This is the third installment of a nine-part series addressing--getting builders to deal with-- the skilled labor shortage in residential building, by encouraging them to change the way they do business.

Part I looked at building the internal understanding, desire, and resolve--the “why” and the “want-to”--to deal with what is essentially an external problem. This piece explored Open-Book Management and Team-Based Performance Compensation; it looked at building a savvy, motivated, mutually-accountable home building team.

Part II looked at restoring elegance and allusion to architectural design, in order to make homes faster, easier, and less expensive to build, and, at the same time, making them more livable, more distinctive, more storied, and more desirable. We examined what happens to productivity when builders waste time, energy, and money building senseless, overdone, exaggerated illusions of architectural style.

Part III looks at costs--specifically, how costs behave in relationship to what caused them to be incurred--and how to manage those costs in a way that diminishes the shortage of skilled labor shortage facing builders.

From a managerial accounting standpoint, costs can be associated with structural hierarchy, objects, and/or behavior. When they are associated with objects, costs are deemed to be direct or indirect; when they are associated with behavior, they are deemed to be variable or non-variable.

Despite what the NAHB Chart of Accounts says on its Income Statement, Cost of Sales should ought to contain only direct, variable costs, and Operating Expense ought to contain only indirect, non-variable costs; that is because Cost of Sales and Operating Expense are not managed the same way.

Operating Expense is internal capacity, and understanding how Operating Expense should be managed is simple and straightforward: since Operating Expense is an indirect, non-variable cost that will be incurred regardless of the Revenue generated, a builder has to leverage those costs, has to get more out of them, has to produce more with them.

Unless a builder has a completely integrated building model, Cost of Sales consists only of costs associated with the capacity of external resources. On the surface, understanding how Cost of Sales should be managed is as simple and straightforward as understanding how to manage Operating Expense: since Cost of Sales is a direct, variable cost only incurred in association with the generation of Revenue, a builder has to exploit those costs, extract more value (benefit in excess of cost) from it, sell it for more, buy it for less.

However, because it is incurred with external resources, understanding Cost of Sales is easier than managing it.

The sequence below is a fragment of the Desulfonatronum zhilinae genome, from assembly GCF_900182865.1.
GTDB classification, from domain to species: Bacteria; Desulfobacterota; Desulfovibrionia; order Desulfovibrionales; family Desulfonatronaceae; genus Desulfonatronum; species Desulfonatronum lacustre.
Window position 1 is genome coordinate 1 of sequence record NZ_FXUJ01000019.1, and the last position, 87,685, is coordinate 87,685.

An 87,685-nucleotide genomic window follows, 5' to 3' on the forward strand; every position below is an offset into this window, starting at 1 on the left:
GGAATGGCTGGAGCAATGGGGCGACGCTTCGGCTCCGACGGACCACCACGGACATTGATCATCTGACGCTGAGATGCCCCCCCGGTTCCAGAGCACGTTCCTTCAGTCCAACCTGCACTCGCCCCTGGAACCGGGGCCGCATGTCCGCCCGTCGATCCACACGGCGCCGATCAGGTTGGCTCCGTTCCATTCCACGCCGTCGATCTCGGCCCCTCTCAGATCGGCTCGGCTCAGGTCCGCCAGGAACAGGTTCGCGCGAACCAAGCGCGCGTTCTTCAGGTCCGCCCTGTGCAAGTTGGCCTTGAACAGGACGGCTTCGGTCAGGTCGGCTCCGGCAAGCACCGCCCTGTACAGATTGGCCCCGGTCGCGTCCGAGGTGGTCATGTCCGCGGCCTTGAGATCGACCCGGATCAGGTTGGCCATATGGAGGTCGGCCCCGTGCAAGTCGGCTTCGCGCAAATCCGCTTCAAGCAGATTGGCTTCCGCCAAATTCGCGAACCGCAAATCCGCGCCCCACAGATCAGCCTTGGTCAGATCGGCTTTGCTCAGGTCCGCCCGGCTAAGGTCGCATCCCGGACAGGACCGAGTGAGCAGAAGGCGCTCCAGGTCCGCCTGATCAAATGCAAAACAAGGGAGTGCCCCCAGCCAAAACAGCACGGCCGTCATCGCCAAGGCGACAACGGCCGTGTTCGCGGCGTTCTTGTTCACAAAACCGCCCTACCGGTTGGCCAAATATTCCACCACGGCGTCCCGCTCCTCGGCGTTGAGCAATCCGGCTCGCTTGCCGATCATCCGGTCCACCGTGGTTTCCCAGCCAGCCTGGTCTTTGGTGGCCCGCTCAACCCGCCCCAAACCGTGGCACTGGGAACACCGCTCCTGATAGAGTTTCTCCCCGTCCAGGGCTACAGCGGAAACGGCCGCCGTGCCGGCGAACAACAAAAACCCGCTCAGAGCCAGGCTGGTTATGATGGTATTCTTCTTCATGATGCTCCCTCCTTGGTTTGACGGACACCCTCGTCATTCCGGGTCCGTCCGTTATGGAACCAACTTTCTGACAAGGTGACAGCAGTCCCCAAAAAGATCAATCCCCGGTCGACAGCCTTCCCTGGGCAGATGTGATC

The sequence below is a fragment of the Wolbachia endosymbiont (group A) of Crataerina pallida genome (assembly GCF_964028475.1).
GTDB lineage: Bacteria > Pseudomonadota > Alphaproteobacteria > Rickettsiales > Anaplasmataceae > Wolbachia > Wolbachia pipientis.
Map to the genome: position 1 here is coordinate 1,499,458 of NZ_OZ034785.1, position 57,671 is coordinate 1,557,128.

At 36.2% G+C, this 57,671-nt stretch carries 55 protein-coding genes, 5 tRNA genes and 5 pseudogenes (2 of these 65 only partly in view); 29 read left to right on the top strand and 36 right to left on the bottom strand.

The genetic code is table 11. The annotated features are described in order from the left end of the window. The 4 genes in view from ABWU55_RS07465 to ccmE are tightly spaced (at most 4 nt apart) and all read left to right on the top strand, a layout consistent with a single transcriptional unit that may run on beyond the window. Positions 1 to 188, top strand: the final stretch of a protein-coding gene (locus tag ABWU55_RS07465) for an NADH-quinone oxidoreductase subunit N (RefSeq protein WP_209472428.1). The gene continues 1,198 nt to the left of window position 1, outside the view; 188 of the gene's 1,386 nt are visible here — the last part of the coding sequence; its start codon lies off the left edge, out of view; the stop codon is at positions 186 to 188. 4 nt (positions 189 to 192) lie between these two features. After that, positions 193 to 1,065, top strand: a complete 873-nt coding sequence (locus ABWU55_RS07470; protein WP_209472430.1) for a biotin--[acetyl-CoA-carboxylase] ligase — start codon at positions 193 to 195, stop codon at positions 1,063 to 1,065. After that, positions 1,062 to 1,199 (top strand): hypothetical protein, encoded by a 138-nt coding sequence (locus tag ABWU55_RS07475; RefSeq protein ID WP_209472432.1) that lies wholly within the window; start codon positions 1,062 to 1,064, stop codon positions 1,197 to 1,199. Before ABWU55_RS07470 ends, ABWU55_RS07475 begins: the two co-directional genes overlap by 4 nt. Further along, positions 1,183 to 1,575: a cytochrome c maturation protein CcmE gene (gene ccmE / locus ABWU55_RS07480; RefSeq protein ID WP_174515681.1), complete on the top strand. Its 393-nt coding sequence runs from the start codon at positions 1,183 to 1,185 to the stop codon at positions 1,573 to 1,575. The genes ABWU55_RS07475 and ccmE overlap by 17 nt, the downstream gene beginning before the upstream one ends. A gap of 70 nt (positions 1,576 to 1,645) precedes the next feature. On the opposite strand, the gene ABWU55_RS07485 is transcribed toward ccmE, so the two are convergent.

And–therein lies both the problem and the opportunity.

We can afford to be instinctive and intuitive, when that instinct and intuition is pre-formed by reason and systems-thinking. And, when it is not so reasoned, relying on instinct and intuition can produce the wrong conclusions.

The home building industry conditions builders to view trades and suppliers as players that do not share interests common to theirs, and vice-versa; and, trades and suppliers are conditioned to view their skilled labor as players that do not share common interests. And–as soon as one party’s variable costs become another party’s non-variable costs, there is a problem.

When I note that Cost of Sales is comprised of direct, variable costs that builders have to exploit, the instinctive, intuitive reaction is to view this necessity as anything but collaborative; intuition and instinct tells you that exploitation occurs at someone’s expense.

It doesn’t have to be that way.

What would happen if builders began to invest in the capacity and capabilities of their trades and suppliers, through the relationship-building program and process of what we term Epic Partnering™? What would happen if builders, trades, suppliers, and skilled labor all began to view the issue as an opportunity to jointly benefit from the effort to deliver more value–at a higher rate of production? What would happen if the goal was to share in a higher level of benefit in excess of a lower level of cost?

What would happen if builders made it clear that they cannot win, if their trades, suppliers, and skilled labor loses? And, vice versa?

It would take an extraordinary level of trust and collaborative effort. Yet–just like thriving on the velocity side of economic return–extraordinary effort is what creates sustainable competitive separation . . .

. . . for builders that do it.

As I said in the introduction to this series: “Home building firms that deal with it will survive, possibly thrive. Those that don’t, won’t, or can’t deal with it, will not remain in business. For everyone, it will be Life on the Serengeti.”

Next month, a number of us will be speaking and facilitating sessions at the 2018 Housing Leadership Summit in Laguna Nigel, California, where the explicit focus of the entire summit is on collaboration. 

Collaboration is a level of effort–a demonstration of resolve–that goes beyond other forms of joint, cooperative effort. Yes–partnering, continuous improvement, and other forms of cooperative effort are vital–but collaboration involves those efforts and takes them to a higher level, to strategic effort between enterprises. 

Join us.

Next: Part IV: Offsite Component Manufacturing: Moving the Building Process Out of the Driveway